To measure the performance of the GEEKOM MiniAir 11, I subjected it to various benchmark tests. Among other things, the system performance of the CPU in the single and multi-core range was checked, as well as the speed of the installed SSD.
In PCMark10, for example, I took a look at how the Mini-PC holds up to various everyday tasks, and in the 3DMark test, the MiniAir 11 had to face medium gaming demands.
First, the SSD of the GEEKOM MiniAir 11 is put to the test. Of the 256 GB, around 237 GB are effectively available for free use. The rest is used for the operating system. The benchmark tests CrystalDiskMark and AS SSD deliver relatively similar results.
With an overall score of 596, the storage is rather at the lower end and achieves around 510 MB/s in sequential read and 362 MB/s in sequential write. The reading performance is minimally above that of the Aerofara Mini-PC, but the writing performance is at a disadvantage.
This also shows that you can’t quite keep up even with current mid-range or budget SSDs. Especially since the access times for reading and writing turn out comparatively high. However, the offered performance is sufficient for everyday use.
System benchmark: Cinebench R23 and PCMark 10
And what about the everyday performance of the GEEKOM MiniAir 11? I took a detailed look at that in Cinebench R23 on the one hand, and in the all-round test PCMark 10 on the other. It is first noticeable that both tests take quite a bit of time, which already provides a first insight into the results.
In Cinebench R23, the mini-PC scores 609 points in the single-core and 2,131 points in the multi-core test, which is a decent result due to the four real cores. However, it is also clearly behind the Core i7-4850HQ or the Core i7-1165, which both have 8 threads available.
The installed Celeron N5095 from the year 2021 doesn’t offer that. It ultimately ranks in the good midfield of the low-priced CPUs and beats the similar Celeron N5105 in pure CPU performance.
The MiniAir 11 achieves a total of 2,306 points in the PCMark 10 test and thus also has to admit defeat to the Intel Pentium Silver N6005 processor, which is used in the Aerofara Aero 5 Pro, in all aspects. However, it costs almost twice as much as the GEEKOM Mini-PC, which of course always has to be seen in relation.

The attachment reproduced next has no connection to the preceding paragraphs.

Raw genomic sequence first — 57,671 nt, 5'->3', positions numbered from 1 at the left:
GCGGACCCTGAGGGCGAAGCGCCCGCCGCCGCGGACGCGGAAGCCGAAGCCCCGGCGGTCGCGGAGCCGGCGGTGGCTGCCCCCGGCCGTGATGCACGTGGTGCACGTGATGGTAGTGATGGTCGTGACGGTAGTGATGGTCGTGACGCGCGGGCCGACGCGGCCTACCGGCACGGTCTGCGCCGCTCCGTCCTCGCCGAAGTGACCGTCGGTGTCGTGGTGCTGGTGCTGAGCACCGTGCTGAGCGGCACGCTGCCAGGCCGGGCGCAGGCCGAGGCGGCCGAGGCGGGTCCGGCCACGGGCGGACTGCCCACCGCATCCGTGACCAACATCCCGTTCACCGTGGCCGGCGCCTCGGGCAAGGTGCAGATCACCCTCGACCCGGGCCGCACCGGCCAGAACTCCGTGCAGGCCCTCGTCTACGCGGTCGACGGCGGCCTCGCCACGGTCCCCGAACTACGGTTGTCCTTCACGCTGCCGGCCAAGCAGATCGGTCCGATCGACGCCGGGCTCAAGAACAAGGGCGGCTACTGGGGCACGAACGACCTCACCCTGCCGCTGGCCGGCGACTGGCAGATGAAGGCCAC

However, the model can keep up well especially in the essential tests and the spreadsheet benchmarks. This also shows where the core competence lies. Because it is precisely in these areas that the GEEKOM MiniAir 11 does a really good job and can both maintain constant performance and operate almost silently even under continuous load.
Gaming test: 3D Mark
Of course, we didn’t miss the chance to let the mini-PC loose on Fire Strike and Time Spy in the 3DMark benchmark test. Here it quickly becomes apparent that the MiniAir 11 is just not a gamer.
With framerates below the 5 FPS mark, you are not at the right address with gaming ambitions here. The manufacturer states that casual games like Minecraft, Sid Meier’s Civilization V and Dragon Age: Origins can be played smoothly on the mini-PC, but we think that is rather unlikely. Other solutions are more likely, which GEEKOM would of course also have up its sleeve.
GEEKOM MiniAir 11 review: Conclusion
I quite liked the GEEKOM MiniAir 11 in the test and was pleasantly surprised several times. I find the compact design really appealing. I also like the fact that the mini-PC is almost completely silent. Every now and then, the fan spins up very briefly, but then returns to quiet mode very quickly.
The compact computer also scores points with its enormous selection of ports, which makes even much more expensive rivals look old. Including two USB-C ports. That has rarity value.
As an inexpensive office machine, the MiniAir 11 does not make any major mistakes and performed all the tasks I presented it with without any problems. Only the somewhat low speed of the installed SSD is annoying, which is definitely noticeable when moving larger amounts of data. The system performance is absolutely sufficient for office requirements, although I would have liked to see 16 GB of working memory.
But you can upgrade that quite cheaply yourself, just like a faster SSD. If you’re looking for a compact and whisper-quiet work PC with plenty of ports, the GEEKOM MiniAir 11 is a good option in any case.